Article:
Individual therapy is a joint process between a therapist and a person in therapy. Common goals of therapy can be to inspire change or improve quality of life. People may seek therapy for help with issues that are hard to face alone. Individual therapy is also called therapy, psychotherapy, psychosocial therapy, talk therapy, and counseling.
Therapy can help people overcome obstacles to their well-being. It can increase positive feelings, such as compassion and self-esteem. People in therapy can learn skills for handling difficult situations, making healthy decisions, and reaching goals. Many find they enjoy the therapeutic journey of becoming more self-aware. Some people even go to ongoing therapy for self-growth.
WHEN IS IT BEST TO SEEK THERAPY?
Some people may avoid treatment, and there are many reasons for this. Some of these reasons include:
Worry about the stigma that can come with mental health care
Feelings of shame when speaking about past hurts
Not wanting to acknowledge that anything is wrong
Fear that discussions in treatment will not stay confidential
However, statistics from the National Institute of Mental Health (NIMH) show mental health issues are common in the United States. In fact, 1 in 5 adults may be affected. It may help to remember that therapists are trained professionals who provide support and maintain confidentiality. They are used to helping people work through painful or embarrassing issues. Some therapists also offer sliding scale fees or other financial assistance to people in need. And, although the stigma surrounding mental health can still come up, more people are becoming comfortable with talking about their mental health options with those they trust.
A trained therapist can help people make lifestyle changes. They can also help identify underlying causes of symptoms and provide strategies for changing unwanted thoughts and behaviors. Therapy can equip people with the skills to manage symptoms, reduce stress, and improve their quality of life.
WHAT CAN PSYCHOTHERAPY HELP WITH?
Therapy can help treat mental, emotional, physical, and behavioral issues. Concerns that may be discussed in therapy include, but are not limited to:
WHO PROVIDES INDIVIDUAL THERAPY?
Many kinds of mental health professionals provide therapy. The standards for becoming a therapist usually depend on a state's licensing board. Therapists often have a master's or doctoral degree. They may also have specific training in psychological counseling. Students working toward an advanced degree may provide therapy with direction from a licensed supervisor.
Therapists can have many titles. These are based on their level of education, training, and role. They can work as licensed professional counselors (LPC), psychologists, licensed marriage and family therapists (LMFT), licensed clinical social workers (LCSW), psychiatric nurses, or psychiatrists.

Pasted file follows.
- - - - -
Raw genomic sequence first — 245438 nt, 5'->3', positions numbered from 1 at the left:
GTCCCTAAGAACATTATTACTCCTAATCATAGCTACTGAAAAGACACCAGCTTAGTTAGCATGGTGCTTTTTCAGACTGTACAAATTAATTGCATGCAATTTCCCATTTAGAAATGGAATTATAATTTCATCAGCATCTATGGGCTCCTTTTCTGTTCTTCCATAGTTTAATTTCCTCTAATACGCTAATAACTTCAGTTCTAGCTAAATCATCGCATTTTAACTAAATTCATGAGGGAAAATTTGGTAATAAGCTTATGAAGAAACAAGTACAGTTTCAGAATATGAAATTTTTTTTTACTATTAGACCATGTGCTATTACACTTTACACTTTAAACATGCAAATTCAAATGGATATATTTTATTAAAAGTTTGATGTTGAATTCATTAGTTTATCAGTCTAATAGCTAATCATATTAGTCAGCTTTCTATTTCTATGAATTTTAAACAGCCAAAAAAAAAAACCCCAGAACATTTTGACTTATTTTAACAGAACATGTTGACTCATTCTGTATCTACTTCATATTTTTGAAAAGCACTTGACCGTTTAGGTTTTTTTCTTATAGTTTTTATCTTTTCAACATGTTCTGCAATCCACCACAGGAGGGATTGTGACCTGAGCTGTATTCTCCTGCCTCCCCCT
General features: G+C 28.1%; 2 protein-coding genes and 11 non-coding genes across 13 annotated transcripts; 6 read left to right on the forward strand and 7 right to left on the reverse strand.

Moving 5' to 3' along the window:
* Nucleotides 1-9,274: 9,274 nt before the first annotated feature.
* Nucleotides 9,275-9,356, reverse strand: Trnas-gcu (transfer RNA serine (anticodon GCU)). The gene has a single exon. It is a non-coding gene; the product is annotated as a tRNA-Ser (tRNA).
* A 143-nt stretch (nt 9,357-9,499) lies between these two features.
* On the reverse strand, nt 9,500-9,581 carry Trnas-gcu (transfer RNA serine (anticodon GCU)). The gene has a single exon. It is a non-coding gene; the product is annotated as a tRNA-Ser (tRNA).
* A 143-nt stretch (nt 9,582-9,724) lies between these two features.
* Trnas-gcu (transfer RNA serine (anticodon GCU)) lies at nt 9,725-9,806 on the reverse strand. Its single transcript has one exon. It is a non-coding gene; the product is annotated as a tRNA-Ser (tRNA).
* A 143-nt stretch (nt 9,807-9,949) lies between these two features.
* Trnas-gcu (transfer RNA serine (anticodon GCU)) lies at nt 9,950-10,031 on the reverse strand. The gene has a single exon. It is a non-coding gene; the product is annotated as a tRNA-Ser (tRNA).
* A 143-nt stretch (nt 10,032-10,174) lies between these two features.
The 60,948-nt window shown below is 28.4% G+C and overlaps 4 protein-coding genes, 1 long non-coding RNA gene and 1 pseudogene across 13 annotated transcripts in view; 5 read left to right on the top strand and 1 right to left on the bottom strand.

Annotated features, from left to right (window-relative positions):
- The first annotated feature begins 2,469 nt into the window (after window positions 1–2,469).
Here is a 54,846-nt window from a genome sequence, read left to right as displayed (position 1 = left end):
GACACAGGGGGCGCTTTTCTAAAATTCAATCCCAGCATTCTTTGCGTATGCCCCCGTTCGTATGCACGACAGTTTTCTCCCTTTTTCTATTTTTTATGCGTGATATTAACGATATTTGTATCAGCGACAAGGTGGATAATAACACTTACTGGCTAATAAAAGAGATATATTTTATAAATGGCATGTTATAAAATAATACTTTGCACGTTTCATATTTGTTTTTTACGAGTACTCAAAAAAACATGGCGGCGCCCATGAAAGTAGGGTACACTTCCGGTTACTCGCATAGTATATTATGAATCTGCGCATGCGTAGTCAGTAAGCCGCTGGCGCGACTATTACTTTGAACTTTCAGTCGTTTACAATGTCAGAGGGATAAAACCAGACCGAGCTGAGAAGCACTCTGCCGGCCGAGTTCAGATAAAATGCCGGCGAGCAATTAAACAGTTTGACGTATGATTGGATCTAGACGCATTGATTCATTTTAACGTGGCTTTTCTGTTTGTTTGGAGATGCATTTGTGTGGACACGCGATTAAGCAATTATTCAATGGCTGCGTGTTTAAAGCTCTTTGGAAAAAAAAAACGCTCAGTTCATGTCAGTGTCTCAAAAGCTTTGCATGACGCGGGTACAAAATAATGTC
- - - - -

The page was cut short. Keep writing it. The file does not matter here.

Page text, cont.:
WHAT TO EXPECT DURING INDIVIDUAL THERAPY
The first session of therapy often focuses on gathering information. A therapist speaks with the person in treatment about their past physical, mental, and emotional health. They also discuss the concerns bringing the person to therapy. It can take a few sessions for a therapist to have a good understanding of the situation. Only then can they address concerns and determine the best course of action.
The person in therapy can also use their first session to decide if the therapist’s style is a good fit for their needs. Finding a therapist you are comfortable with is vital to successful treatment. It is important to talk about the type of therapy to be used, treatment goals, session length, and how many sessions are needed.
Many therapists encourage people in treatment to do most of the talking. At first, it may be hard to talk about past experiences or current concerns. Sessions may stir up intense emotions. It is possible to become upset, angry, or sad during treatment. However, therapists can help people build confidence and become more comfortable as sessions progress.
Therapists might assign “homework” to help the people in their care build on topics discussed in therapy. Individuals in treatment can also ask questions at any point in the process. As time passes, people in therapy may develop a more positive mood and healthier thinking patterns.
People in treatment can expect confidentiality during therapy sessions. But, a therapist may break confidentiality if someone is in immediate danger of harming themselves or others. Therapists may also do this if required to by federal or state law. Many therapists explain the limits of confidentiality and provide written guidelines during the first therapy session.
HOW PSYCHOTHERAPY WORKS
There are many forms of therapy. Some types of treatment work better than others when handling different issues. It is common for therapists to combine ideas from different approaches when addressing a person's needs.
Cognitive behavioral therapy (CBT) is one of the most popular and effective types of therapy. This approach helps people look at the connection between thoughts, emotions, and behaviors. Then, people can replace negative thinking patterns with positive ones. The belief behind CBT is that healthy thoughts often promote positive feelings and productive actions.